The primary basis on which bids will be evaluated under an RFP is the degree to which the proposed project provides the best value from renewable electricity for customers. Certain criteria will be scored to determine value, including: Price (35pts), Social & Local Economic Benefits (25pts), Project Readiness & Risk (20pts), Grid Benefit & Regional Dispersion (10pts), and Developer Experience & Risk (10pts).

Program Costs and Benefits

All GCP Consumers will pay a fixed rate for the duration of their selected term. GCP Consumers with longer term contracts will also pay lower associated tariffs.

RE procured on behalf of GCP Consumers will go toward both meeting their energy needs, as well as contributing to carbon emission reduction commitments. This is done by claiming environmental attributes associated with RE procurement towards reducing their Scope 2 Greenhouse Gas footprint. The GCP will also enable GCP Consumers to mitigate their exposure to the carbon tax, as customers will not be charged a carbon tax on their electricity load that equates to the volume of RE they receive under the GCP. The specifics around how this will be implemented are still being finalized.


On July 10, 2021, then Premier of Nova Scotia, Iain Rankin, (his Liberal government was replaced by a Progressive Conservative government in the election of August 17), announced an initiative titled “Rate Based Procurement,” seeking to procure 350MW of renewable electricity in Nova Scotia. While this announcement was not associated directly with the GCP, it is widely understood that this procurement will be used as a pilot for the GCP.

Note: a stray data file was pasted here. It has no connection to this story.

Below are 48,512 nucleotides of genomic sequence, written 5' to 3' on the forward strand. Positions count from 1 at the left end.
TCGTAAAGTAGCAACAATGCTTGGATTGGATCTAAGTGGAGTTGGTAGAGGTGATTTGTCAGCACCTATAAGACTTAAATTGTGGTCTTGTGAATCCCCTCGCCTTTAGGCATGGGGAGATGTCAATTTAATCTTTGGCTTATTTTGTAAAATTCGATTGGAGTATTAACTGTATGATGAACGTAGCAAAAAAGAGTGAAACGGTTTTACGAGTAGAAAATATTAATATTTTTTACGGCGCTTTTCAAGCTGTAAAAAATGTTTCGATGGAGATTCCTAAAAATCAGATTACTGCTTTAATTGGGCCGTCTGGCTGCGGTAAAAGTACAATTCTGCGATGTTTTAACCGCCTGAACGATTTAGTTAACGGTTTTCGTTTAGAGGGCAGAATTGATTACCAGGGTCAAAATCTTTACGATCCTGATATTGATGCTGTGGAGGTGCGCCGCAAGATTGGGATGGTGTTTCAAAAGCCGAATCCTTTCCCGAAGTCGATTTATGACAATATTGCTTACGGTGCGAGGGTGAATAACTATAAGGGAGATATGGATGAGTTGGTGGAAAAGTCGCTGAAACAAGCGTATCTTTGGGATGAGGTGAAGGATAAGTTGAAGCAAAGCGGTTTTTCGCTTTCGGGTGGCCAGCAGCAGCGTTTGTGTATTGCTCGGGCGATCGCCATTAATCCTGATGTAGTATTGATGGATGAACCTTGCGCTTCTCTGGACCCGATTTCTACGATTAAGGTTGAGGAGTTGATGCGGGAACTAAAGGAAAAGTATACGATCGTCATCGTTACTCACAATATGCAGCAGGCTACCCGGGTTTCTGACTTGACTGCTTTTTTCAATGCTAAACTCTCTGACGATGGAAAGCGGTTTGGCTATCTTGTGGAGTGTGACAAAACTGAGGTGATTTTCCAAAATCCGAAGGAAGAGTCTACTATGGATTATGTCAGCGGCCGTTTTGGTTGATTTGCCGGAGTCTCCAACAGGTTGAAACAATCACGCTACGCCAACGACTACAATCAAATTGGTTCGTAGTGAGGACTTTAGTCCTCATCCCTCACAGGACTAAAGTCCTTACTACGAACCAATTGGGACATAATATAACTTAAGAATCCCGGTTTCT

Regulations specifically designed for the GCP were slated to be finalized near the end of August, 2021, with the EOI window tentatively slated to begin in November.

It remains to be seen, however, how the newly elected Progress Conservative government in Nova Scotia will carry through with this important initiative.

David Reid and Mohammad Ali Raza are partners in the Business Group of Cox & Palmer’s Halifax office and members of the Firm’s Renewable Energy Group. This article was written with the assistance of Miguel deMello, a law student working at Cox & Palmer.

This article originally appeared on The Lawyer’s Daily website published by LexisNexis Canada Inc.